Ever since sport existed, people have been measuring and monitoring performance and achievement in sport, but it is only since electronics has become miniaturised that lightweight, wearable devices can be carried almost without detection and enable people to measure their own and others’ performance.
A device such as a Fitbit or a Garmin can access and transmit a vast array of information such as heart rate, pace, power and altitude from sensors that read barometric pressure, electrical pulses, light, movement, satellites and metallurgic strain.
Devices such as cameras can be used to check and correct golf swing, show vision of an athletes run, bike ride or paddle; and overlay speed, altitude and power output of a bike rider onto videos.
Coaches can use this information to analyse and improve the performance of their athletes, a personal coach has no need to be in the same geographical area to train someone but can do it virtually nowadays.
Cameras and lasers that can capture the speed of a ball, whether it crosses a line or listen to when it hits a wicket or a net, can adjudicate a decision and eliminate human error or assist in making a decision.
No longer do net judges have to put themselves in the firing line to make a call, although tradition and convention ensures that these calls will be made by humans and assisted by technology for the foreseeable future.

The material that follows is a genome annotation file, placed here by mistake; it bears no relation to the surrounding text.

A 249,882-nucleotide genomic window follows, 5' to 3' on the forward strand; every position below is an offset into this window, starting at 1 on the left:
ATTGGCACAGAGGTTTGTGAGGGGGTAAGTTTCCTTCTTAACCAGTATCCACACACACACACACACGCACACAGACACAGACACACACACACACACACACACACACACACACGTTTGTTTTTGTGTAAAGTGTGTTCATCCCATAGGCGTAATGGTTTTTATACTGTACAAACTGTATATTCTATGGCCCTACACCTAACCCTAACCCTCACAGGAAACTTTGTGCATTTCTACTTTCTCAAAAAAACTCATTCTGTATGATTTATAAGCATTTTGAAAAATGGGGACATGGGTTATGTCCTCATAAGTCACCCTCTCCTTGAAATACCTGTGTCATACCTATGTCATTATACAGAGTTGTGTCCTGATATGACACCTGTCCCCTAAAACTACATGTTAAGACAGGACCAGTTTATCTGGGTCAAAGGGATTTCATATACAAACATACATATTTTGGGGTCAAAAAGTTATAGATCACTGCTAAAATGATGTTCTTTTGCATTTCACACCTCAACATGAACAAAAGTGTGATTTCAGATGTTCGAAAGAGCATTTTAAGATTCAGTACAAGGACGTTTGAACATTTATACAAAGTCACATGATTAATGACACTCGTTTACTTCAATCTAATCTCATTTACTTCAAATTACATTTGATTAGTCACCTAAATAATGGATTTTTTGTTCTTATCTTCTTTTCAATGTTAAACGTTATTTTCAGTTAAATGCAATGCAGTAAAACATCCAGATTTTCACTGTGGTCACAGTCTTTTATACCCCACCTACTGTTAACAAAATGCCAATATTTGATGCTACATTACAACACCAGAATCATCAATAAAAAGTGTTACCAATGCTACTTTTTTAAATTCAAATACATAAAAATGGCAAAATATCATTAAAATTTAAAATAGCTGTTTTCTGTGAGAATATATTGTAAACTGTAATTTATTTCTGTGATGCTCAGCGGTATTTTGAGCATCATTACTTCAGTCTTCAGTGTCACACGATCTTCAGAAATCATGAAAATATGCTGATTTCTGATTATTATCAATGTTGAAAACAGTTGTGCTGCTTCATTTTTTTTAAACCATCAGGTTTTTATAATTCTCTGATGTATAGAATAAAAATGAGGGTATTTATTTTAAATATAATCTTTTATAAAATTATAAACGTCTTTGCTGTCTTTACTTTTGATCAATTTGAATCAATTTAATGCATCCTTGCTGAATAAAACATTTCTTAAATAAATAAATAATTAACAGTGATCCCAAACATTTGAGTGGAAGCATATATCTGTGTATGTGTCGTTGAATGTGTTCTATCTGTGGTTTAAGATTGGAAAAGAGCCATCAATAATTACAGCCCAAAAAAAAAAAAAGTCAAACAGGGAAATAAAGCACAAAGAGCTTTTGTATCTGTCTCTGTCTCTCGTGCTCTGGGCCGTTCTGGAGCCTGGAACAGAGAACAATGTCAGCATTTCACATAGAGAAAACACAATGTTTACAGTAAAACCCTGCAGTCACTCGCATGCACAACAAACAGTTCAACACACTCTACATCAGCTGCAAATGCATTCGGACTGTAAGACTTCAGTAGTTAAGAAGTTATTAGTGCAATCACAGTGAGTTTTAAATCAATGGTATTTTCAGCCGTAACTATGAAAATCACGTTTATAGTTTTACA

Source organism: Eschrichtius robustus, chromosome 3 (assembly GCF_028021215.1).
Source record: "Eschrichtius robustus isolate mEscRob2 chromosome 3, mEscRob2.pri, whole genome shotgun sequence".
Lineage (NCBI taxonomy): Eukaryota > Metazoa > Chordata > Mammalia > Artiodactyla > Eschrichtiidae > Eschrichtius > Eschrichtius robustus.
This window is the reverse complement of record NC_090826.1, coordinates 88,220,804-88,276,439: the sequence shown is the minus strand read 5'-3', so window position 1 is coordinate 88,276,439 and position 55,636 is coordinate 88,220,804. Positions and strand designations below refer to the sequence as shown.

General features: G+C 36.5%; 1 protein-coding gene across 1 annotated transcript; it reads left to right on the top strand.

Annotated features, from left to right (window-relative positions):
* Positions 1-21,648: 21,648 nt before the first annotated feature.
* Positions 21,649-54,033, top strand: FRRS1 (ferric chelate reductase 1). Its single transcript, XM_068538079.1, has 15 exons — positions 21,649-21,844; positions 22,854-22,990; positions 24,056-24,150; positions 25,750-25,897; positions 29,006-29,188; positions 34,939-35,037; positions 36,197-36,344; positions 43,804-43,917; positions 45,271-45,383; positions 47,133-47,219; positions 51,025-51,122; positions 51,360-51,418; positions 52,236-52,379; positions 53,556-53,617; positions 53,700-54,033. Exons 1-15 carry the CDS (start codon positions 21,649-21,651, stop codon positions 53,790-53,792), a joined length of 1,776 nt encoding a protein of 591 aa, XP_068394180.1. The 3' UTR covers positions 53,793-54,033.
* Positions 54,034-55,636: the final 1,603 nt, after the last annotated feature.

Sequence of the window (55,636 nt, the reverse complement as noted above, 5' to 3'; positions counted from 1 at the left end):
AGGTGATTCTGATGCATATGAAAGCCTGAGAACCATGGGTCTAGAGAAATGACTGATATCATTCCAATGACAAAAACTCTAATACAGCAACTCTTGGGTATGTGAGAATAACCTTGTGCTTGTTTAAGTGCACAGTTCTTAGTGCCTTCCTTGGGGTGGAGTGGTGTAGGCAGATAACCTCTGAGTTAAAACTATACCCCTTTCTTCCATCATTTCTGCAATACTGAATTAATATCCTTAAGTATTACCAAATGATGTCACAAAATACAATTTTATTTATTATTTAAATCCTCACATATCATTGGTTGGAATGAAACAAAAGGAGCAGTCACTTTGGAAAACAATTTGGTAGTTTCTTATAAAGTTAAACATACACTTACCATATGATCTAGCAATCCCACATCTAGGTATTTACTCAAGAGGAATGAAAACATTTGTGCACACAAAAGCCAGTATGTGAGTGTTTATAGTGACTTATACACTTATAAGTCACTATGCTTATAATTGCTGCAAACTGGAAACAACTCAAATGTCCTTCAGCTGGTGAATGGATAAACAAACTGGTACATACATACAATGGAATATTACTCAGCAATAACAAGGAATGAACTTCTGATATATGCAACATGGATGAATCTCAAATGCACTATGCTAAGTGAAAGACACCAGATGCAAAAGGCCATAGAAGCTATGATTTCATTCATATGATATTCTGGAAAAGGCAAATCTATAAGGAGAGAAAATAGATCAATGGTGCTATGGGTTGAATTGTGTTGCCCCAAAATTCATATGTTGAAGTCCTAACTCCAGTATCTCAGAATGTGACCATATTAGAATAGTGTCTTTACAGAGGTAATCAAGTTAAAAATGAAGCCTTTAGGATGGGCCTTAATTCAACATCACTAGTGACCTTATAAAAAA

However it is when the data is collected and aggregated via personal technology and analysed, that this technology really comes into its own. With the advent of the cloud and the ability for thousands of athletes to upload their data easily via services such as Strava, Garmin Connect, Endomondo and Fitbit - aggregation and collaboration becomes possible.
Users can even use a treadmill or cycling machine to be placed into a virtual sporting environment and ride alongside others who are geographically separated from them.
This allows competitions to be entered between people who are seperated by continents, yet share a common sport. Involving daily step total competitions, virtual rides, runs or paddles.
With GPS enabled on everyone, it is also possible to “draw” on a very large map overlaid canvas. People have, mostly on bicycles, sketched out huge art works by riding a preplanned route. One Canadian man has even drawn an image of Darth Vader over the suburbs of Toronto.
On occasion there are issues around privacy. For example if you have a GPS tracker on a device and this can be observed by others, it is also possible that those with nefarious intent can obtain the exact location that expensive sporting equipment is stored at and steal it.
Technology in sport is evolving rapidly and the use of it encourages sports people to go that one step further. Innovation will allow sports people to share and motivate themselves and others to perform at a high level.
[As written by one of our Technical Consultants]